Natural phenolics and reactive oxygen chemical species can have metabolic and fitness costs in insects and thus represent potential insecticidal agents. The response levels of total protein, phenoloxidase, proteases, chitinases, and total antioxidant activities to dopamine and hydrogen peroxide (H2O2) injected into third-instar flesh fly, Sarcophaga surcoufi Villeneuve (Diptera: Sarcophagidae), larvae were measured. In comparison to control groups, total protein initially increased following treatment with H2O2, but decreased at later sampling intervals. Treatment with dopamine did not affect total protein or protease activity for up to 12 h after treatment, but a slight decrease was observed in both at 24 and 36 h after treatment. Treatment with H2O2 decreased protease activity at all sampling intervals. H2O2 treatment increased phenoloxidase activity at each sampling interval, while treatment with dopamine decreased the activity at each interval. Total antioxidant activity increased substantially 12 h after treatment with H2O2 and increased only slightly 24 h after treatment before decreasing at 36 h, while dopamine increased antioxidant activity at all sampling intervals. Chitinase activity increased 12 h after H2O2 treatment, but then decreased at 24 and 36 h, but dopamine had no effect on chitinase activity. Antioxidants, phenoloxidase, and chitinase are important metabolic defense components in insects, and increases or decreases in each impacts the physiological integrity of the insect exposed to stressors that increase or decrease their quantity and activity.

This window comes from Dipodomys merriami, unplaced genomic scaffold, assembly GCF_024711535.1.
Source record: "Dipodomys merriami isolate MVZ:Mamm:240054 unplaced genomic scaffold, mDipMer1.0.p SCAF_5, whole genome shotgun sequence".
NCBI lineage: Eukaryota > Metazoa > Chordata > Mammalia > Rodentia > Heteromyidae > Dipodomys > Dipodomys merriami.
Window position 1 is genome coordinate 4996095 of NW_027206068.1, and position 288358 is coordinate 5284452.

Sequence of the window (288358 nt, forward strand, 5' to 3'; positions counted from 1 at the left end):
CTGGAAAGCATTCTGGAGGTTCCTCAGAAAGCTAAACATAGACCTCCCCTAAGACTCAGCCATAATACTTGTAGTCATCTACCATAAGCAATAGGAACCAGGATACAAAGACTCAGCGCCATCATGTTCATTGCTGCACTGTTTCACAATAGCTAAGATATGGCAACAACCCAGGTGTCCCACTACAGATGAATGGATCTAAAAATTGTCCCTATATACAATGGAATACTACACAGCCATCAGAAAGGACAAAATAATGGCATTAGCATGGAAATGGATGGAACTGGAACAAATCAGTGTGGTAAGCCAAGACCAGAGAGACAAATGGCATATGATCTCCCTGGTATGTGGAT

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Vol. 55 • No. 2